We can win, but only if we bring together people from all walks of life, from both sides of the political divide, and unite in action to defend the places we love.

Reckless proposals to roll back clean air, clean water and other environmental protections keep coming every week. We need to build support now to protect our health and environment.

Now, it's up to us

The leaders and activists of the past saw the result of decades of unchecked pollution in our smog-covered skylines and our toxic rivers. They worked against all odds and, ultimately, their values won the day. Our environmental forbears organized the first Earth Day, supported and passed the Clean Air Act, the Clean Water Act, and the Endangered Species Act, and created the Environmental Protection Agency. Now the torch passes to us.

The children we know and love today can live cleaner, healthier lives in a greener world, but only if we can keep our environmental protections in place and make them stronger. It’s up to us.

Issue updates

News Release | Environment Texas

New tests find no bee-killing pesticides in “bee-friendly” plants at Texas stores

AUSTIN - A report released today showed a significant decrease in the number of bee-friendly” home garden plants sold at major retailers that have been pre-treated with pesticides shown to harm and kill bees. The study of plants purchased at Home Depot (NYSE: HD), Lowe’s (NYSE: LOW), Ace Hardware, True Value and Walmart (NYSE: WMT) was conducted by Friends of the Earth, Pesticide Research Institute and allies, including Environment Texas. No bee-killing pesticides were detected in plant samples collected from Austin stores.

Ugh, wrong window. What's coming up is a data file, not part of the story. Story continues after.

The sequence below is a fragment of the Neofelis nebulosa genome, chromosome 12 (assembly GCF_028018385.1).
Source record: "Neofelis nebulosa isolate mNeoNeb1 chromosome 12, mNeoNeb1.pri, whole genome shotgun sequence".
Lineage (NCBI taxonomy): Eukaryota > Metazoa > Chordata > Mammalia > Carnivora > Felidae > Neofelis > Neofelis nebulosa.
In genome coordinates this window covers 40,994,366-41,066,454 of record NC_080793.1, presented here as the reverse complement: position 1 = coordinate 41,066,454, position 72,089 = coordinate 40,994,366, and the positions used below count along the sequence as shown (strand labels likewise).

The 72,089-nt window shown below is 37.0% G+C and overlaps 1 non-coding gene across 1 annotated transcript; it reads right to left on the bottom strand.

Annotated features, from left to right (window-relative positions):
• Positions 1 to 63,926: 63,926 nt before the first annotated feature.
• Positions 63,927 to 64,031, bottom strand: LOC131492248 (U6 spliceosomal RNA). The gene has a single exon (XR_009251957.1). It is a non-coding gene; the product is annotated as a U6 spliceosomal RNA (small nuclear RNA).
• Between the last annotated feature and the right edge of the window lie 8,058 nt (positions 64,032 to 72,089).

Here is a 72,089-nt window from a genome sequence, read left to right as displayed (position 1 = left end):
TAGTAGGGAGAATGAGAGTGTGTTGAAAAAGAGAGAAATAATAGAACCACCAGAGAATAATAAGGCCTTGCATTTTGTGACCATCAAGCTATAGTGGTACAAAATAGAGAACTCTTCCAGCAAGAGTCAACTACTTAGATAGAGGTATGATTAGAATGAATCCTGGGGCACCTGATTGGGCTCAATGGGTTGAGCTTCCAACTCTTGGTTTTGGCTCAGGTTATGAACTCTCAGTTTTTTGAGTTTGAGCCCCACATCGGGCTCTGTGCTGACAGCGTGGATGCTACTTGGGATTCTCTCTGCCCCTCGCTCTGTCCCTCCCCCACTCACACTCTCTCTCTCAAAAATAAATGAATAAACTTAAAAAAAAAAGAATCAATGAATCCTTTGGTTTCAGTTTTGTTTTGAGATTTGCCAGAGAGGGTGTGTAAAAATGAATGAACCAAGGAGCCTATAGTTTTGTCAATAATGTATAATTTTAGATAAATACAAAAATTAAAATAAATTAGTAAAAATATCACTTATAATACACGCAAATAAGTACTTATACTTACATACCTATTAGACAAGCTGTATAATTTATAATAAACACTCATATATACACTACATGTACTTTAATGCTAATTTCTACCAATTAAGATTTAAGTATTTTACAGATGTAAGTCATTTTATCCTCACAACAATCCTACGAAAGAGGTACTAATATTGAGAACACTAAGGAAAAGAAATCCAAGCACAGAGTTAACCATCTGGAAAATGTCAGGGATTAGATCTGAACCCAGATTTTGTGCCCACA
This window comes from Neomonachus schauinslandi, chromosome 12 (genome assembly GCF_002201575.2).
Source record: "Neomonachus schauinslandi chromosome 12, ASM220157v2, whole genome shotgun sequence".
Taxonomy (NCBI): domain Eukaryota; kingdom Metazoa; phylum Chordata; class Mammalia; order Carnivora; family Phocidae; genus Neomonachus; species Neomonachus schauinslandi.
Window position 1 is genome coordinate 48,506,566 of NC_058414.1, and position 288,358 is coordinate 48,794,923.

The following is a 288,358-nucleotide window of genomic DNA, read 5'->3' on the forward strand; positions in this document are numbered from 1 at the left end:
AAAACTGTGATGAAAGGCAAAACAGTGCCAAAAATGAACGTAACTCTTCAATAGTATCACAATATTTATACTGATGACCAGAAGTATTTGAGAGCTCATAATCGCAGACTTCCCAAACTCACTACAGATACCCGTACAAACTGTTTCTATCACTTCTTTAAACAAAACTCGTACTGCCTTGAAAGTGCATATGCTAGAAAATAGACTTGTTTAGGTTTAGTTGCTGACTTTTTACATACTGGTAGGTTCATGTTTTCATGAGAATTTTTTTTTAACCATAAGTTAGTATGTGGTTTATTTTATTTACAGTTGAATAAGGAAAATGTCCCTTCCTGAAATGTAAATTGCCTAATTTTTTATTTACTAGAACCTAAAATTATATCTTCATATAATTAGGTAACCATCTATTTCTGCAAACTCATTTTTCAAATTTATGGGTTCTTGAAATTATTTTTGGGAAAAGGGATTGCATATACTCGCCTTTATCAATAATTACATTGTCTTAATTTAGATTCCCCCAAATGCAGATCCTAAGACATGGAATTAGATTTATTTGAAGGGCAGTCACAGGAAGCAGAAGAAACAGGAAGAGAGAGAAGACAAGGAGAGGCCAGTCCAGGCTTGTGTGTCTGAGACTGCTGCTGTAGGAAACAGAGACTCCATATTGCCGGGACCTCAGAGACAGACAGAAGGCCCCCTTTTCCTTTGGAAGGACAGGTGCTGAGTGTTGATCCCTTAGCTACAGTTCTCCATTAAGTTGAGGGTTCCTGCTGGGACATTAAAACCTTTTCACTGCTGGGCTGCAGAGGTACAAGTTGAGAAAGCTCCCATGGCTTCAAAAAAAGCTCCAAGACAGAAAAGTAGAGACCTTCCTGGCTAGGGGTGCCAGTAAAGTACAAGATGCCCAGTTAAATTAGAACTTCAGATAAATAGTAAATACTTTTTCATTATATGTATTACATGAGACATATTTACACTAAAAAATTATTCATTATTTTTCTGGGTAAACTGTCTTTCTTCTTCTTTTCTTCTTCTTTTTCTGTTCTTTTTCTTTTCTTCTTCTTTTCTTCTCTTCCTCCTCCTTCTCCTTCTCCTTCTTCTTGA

> Keep Reading
News Release | Environment Texas

Texas solar capacity grew 62% in 2015

AUSTIN – Texas installed 207 megawatts (MW) of solar electric capacity in 2015 - a 62% increase – and ranked 10th in the nation for cumulative solar installed, according to a new report released by Environment Texas and the Sierra Club. Electric grid operator ERCOT projects Texas will add as much as 27,200 MW of solar in the next fifteen years, but the groups said anti-solar policies and efforts to prop up failing coal-fired power plants could jeopardize this growth.

> Keep Reading
Report | Environment Texas Research and Policy Center

Lighting the Way IV

> Keep Reading
Blog Post

Biggest bike lanes investment in Austin history | Luke Metzger

Last month, the Austin City Council tentatively approved a $720 million mobility bond to invest in Austin’s transportation infrastructure. The bond includes $500 million for corridor improvement projects and $120 million for road, sidewalk, bike and transit infrastructure. Bike Austin has called the $20 million reserved for protected bike lanes and $55 million for sidewalks the biggest investment in bike and pedestrian projects in Austin’s history.

> Keep Reading
Headline

Recent reports show violations of drinking water standards in four area systems

The recently released annual water quality reports show four area public water systems had violations of drinking water standards. 

> Keep Reading

Pages

View AllRSS Feed